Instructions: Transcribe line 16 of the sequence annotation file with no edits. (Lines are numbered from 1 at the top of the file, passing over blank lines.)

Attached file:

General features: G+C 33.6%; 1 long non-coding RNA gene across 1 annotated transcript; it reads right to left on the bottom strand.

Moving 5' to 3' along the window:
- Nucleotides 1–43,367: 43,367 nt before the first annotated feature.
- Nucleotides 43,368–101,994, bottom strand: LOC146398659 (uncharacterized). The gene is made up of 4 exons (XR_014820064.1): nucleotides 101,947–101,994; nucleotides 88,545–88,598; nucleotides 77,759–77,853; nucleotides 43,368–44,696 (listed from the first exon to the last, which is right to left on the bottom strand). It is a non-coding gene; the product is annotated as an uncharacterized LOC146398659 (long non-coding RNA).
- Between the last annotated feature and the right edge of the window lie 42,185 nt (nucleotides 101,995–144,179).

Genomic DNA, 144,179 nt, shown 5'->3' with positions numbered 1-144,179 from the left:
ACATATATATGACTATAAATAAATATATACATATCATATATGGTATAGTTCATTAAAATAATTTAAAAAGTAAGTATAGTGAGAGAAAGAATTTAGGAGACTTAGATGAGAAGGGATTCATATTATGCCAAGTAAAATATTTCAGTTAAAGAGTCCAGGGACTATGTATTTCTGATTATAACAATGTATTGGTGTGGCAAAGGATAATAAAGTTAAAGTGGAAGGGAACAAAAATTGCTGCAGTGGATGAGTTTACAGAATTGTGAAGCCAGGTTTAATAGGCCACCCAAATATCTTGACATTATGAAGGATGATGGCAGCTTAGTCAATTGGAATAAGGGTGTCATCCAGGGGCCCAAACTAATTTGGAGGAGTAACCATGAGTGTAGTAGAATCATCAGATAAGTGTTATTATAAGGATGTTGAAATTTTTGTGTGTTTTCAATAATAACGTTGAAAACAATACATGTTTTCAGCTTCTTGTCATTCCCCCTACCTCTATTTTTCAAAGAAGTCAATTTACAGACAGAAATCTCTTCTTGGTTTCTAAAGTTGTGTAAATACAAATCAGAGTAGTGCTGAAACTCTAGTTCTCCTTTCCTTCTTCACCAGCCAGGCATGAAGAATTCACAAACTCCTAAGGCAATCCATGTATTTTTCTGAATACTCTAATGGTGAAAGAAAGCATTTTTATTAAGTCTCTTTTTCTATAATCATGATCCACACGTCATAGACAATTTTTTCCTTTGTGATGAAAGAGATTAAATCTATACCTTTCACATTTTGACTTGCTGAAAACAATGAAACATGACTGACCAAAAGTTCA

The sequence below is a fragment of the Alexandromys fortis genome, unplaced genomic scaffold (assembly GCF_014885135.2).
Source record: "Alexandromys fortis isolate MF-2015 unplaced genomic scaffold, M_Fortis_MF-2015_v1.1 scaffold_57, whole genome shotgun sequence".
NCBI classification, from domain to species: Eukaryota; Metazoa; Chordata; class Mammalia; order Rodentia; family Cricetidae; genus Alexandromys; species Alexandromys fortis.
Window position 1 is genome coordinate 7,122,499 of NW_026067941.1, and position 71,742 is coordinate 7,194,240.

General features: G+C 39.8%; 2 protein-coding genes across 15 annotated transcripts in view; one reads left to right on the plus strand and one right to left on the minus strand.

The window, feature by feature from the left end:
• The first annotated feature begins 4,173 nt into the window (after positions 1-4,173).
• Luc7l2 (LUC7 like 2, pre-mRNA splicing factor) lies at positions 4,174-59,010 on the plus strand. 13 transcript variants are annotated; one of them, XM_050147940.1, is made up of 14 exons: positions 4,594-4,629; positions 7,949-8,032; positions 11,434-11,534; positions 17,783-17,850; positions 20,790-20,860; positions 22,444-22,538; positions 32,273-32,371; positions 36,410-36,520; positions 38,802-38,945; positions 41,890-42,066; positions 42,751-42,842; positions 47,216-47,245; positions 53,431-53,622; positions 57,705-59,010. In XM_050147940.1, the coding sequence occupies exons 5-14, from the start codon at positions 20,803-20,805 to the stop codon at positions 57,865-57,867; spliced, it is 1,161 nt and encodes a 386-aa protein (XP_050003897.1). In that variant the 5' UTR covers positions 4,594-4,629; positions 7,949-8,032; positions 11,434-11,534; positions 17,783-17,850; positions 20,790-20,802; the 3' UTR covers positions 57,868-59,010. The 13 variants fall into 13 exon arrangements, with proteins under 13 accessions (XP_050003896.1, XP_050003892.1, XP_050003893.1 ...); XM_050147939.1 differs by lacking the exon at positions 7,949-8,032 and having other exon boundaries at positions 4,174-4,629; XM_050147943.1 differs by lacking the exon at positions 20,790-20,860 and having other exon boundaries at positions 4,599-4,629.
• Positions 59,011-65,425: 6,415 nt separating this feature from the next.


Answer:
• Positions 59,011-65,425: 6,415 nt separating this feature from the next.